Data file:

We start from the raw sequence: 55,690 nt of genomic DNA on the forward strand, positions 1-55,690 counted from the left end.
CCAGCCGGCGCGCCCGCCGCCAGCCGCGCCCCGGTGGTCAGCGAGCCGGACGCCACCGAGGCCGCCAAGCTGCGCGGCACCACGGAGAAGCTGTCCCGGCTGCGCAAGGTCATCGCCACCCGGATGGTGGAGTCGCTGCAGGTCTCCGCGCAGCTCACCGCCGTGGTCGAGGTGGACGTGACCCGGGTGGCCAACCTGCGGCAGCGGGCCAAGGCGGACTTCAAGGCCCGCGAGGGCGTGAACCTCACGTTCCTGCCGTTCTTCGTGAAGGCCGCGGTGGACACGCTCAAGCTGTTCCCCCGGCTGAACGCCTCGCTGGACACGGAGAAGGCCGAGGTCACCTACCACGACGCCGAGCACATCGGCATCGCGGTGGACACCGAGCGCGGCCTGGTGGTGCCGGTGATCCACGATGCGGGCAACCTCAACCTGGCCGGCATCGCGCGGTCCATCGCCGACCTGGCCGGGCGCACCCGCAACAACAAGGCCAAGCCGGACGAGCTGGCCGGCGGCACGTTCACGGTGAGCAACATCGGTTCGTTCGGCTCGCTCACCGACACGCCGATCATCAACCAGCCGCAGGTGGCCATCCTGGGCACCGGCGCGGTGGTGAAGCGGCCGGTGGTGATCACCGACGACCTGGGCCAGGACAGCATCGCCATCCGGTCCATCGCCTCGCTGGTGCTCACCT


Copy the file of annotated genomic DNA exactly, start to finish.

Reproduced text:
We start from the raw sequence: 55,690 nt of genomic DNA on the forward strand, positions 1-55,690 counted from the left end.
CCAGCCGGCGCGCCCGCCGCCAGCCGCGCCCCGGTGGTCAGCGAGCCGGACGCCACCGAGGCCGCCAAGCTGCGCGGCACCACGGAGAAGCTGTCCCGGCTGCGCAAGGTCATCGCCACCCGGATGGTGGAGTCGCTGCAGGTCTCCGCGCAGCTCACCGCCGTGGTCGAGGTGGACGTGACCCGGGTGGCCAACCTGCGGCAGCGGGCCAAGGCGGACTTCAAGGCCCGCGAGGGCGTGAACCTCACGTTCCTGCCGTTCTTCGTGAAGGCCGCGGTGGACACGCTCAAGCTGTTCCCCCGGCTGAACGCCTCGCTGGACACGGAGAAGGCCGAGGTCACCTACCACGACGCCGAGCACATCGGCATCGCGGTGGACACCGAGCGCGGCCTGGTGGTGCCGGTGATCCACGATGCGGGCAACCTCAACCTGGCCGGCATCGCGCGGTCCATCGCCGACCTGGCCGGGCGCACCCGCAACAACAAGGCCAAGCCGGACGAGCTGGCCGGCGGCACGTTCACGGTGAGCAACATCGGTTCGTTCGGCTCGCTCACCGACACGCCGATCATCAACCAGCCGCAGGTGGCCATCCTGGGCACCGGCGCGGTGGTGAAGCGGCCGGTGGTGATCACCGACGACCTGGGCCAGGACAGCATCGCCATCCGGTCCATCGCCTCGCTGGTGCTCACCT